Another early conversational mode system consists of the RAND Corporations highly-polished JOSS system, which has formed the basis for the Burroughs INTERP system and the SDS CAL language. Four more recent conversational mode languages are quiktran (ibm's conversational-mode fortran system), and the MAP, Reckoner, and COGO systems. The Reckoner and MAP systems are quite similar to AMTRAN in their provision of a streamlined, applied-mathematics language for scientists and engineers. The COGO system is a problem-oriented language designed to accommodate civil engineering problems.
Two on-line batch-processing systems which use special high-speed compilers consist of the Klerer-May system and Dartmouth's BASIC language. The Klerer-May system is particularly strong in its emphasis upon natural mathematical formatting of its input and output. General Electric has implemented BASIC on a commercial basis.
AMTRAN differs from the preceding systems in various ways. It has been given certain features intended to facilitate future research in applied mathematics. It should be emphasized that AMTRAN is a full-scale ALGOL-type programming system and not a simplified language designed only for small computations or for a narrow range of problems.
Two restricted versions of AMTRAN are presently available which can be used on any IBM 1620 computer with floating point hardware and indirect addressing capabilities.
One version is intended for 1620's with 40,000 digits of core storage while the other is designed for 60,000 digit machines. No special equipment is needed except for the usual console typewriter and a card-reader punch. Copies of these 1620 programs are available from the authors upon request.
Although these restricted versions are designed for small core machines, they possess considerable power. Virtually all of the capabilities of the 1620 version of fortran ii are present, in addition to automatic array arithmetic multi-level programming of operators, rudimentary symbol manipulation capability, the Algol IF test, subscripted subscripts, and above all, the ability to deal with straightforward problems at approximately. the level of classical mathematical analysis. Through an encoding arrangement, this system can store up to 50 console programs or subroutines and can accommodate matrices or two-dimensional arrays up to 25 x 25. (When small desk-top computers become economically feasible, a 4-8,000 word edition of AMTRAN could combine the mathematical power of a digital computer with the simplicity and convenience of a slide rule.)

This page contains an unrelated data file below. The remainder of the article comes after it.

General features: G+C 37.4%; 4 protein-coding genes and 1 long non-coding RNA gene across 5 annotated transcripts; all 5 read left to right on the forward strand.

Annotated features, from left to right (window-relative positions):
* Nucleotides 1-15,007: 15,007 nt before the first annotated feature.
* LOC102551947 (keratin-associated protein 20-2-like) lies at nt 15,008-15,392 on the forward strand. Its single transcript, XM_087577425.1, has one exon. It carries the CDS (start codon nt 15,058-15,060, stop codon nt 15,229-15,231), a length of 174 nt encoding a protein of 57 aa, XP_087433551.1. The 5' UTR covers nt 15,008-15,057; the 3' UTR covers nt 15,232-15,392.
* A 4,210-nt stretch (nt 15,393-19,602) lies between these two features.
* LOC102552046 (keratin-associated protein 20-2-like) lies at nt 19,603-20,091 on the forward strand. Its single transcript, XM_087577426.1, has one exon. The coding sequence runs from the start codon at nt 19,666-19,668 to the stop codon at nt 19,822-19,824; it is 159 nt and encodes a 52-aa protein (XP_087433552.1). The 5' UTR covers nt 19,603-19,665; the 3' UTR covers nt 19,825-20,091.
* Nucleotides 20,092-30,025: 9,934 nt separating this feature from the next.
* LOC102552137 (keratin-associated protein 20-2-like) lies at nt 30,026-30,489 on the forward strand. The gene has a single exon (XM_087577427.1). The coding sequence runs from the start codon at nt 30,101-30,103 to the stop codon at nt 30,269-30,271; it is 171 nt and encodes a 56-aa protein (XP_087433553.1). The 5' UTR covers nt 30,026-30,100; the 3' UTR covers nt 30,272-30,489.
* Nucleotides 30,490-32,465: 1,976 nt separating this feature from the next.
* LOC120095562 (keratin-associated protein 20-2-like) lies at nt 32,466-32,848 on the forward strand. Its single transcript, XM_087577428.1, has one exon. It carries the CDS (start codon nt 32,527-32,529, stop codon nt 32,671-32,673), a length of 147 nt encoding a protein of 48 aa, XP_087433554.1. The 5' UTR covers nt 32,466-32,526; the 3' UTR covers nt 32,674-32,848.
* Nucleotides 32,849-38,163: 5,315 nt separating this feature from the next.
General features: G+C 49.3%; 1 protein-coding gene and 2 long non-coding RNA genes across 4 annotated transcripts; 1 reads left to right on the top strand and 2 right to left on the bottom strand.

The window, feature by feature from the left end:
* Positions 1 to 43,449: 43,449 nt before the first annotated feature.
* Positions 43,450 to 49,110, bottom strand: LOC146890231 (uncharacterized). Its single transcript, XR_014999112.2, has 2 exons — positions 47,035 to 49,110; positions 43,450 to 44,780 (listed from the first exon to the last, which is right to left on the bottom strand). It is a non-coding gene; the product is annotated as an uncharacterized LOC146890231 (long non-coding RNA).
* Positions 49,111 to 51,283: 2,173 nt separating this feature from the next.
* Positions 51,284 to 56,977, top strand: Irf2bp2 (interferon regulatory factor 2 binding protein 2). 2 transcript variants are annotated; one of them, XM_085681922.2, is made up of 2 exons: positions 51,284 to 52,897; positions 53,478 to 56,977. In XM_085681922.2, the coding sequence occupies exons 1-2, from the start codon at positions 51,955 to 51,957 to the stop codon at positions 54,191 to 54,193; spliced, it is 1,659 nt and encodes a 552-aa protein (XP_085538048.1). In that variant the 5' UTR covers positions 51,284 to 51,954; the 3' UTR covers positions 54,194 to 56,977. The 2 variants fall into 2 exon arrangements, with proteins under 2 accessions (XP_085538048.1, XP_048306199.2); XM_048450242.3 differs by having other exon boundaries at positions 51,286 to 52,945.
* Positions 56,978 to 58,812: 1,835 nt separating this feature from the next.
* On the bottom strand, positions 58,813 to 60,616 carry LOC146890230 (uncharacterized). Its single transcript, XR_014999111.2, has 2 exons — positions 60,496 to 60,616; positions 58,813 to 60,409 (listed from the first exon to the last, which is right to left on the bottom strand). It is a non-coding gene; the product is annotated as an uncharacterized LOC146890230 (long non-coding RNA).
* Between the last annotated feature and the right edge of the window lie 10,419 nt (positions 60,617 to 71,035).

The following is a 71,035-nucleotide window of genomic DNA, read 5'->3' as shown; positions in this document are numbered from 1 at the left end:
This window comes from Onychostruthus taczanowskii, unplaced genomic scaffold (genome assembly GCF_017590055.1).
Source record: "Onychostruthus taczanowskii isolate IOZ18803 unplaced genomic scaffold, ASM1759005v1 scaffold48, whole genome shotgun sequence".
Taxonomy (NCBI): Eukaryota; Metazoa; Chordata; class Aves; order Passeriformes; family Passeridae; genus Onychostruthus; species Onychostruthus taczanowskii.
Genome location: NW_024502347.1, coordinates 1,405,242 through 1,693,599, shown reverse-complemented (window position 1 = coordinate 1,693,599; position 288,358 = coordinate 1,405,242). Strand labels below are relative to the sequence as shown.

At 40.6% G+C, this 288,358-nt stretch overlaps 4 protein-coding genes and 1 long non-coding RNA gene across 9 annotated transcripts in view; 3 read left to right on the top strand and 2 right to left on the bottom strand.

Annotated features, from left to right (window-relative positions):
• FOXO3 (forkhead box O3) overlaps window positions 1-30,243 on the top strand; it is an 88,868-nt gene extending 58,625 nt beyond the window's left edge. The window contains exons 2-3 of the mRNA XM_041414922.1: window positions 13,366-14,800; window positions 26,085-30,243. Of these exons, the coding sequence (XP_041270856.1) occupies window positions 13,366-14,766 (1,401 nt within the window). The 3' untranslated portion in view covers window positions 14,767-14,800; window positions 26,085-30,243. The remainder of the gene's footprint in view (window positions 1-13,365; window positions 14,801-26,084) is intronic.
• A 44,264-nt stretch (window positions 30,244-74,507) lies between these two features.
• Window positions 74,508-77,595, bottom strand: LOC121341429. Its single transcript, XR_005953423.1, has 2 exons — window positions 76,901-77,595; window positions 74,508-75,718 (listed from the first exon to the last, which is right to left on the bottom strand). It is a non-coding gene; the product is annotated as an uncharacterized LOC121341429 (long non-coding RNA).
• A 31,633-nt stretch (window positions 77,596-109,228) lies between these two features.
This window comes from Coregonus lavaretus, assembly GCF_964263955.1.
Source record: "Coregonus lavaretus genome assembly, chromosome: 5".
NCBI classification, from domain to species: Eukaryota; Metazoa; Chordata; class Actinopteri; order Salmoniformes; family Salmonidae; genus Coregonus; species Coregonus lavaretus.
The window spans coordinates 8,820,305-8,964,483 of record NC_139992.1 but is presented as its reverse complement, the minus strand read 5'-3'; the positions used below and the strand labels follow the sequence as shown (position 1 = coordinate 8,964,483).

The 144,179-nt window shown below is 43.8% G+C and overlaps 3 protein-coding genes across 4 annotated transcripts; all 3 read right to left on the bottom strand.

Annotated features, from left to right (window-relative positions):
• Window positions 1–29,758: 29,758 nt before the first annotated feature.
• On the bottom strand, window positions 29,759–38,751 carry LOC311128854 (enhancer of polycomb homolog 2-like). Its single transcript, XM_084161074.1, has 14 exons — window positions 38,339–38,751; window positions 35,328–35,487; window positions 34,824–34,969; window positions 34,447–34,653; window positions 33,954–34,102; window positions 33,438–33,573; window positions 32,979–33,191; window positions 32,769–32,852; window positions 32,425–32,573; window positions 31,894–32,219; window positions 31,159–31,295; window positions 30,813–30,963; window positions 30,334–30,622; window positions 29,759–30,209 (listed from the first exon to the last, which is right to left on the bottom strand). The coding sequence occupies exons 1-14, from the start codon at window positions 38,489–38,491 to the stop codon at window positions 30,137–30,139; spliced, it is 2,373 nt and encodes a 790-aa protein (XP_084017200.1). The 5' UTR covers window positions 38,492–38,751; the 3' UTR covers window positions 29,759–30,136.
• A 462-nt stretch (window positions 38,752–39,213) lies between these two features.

A more elaborate system utilizing one of the special terminals -described in this article has been implemented on IBM 1620 mod II computer with a disc file.
Although the writers have had very favorable experience with keyboards and visual displays, considerable effort has been expended in rendering AMTRAN compatible with typewriter and teletype input and output, since the latter are cheaper than full-scale AMTRAN terminals.
An extended version written in Algol 60 is currently under development in collaboration with the Burroughs Corporation. This time-sharing AMTRAN incremental-compiler will act like a single program in the multi-processing B5000 or the faster (800-nanosecond cycle time) B6000 computers.
Finally, the Brown Engineering Co. is presently developing an AMTRAN incremental compiler for the IBM 1130 computer. Extract: Hardware Configuration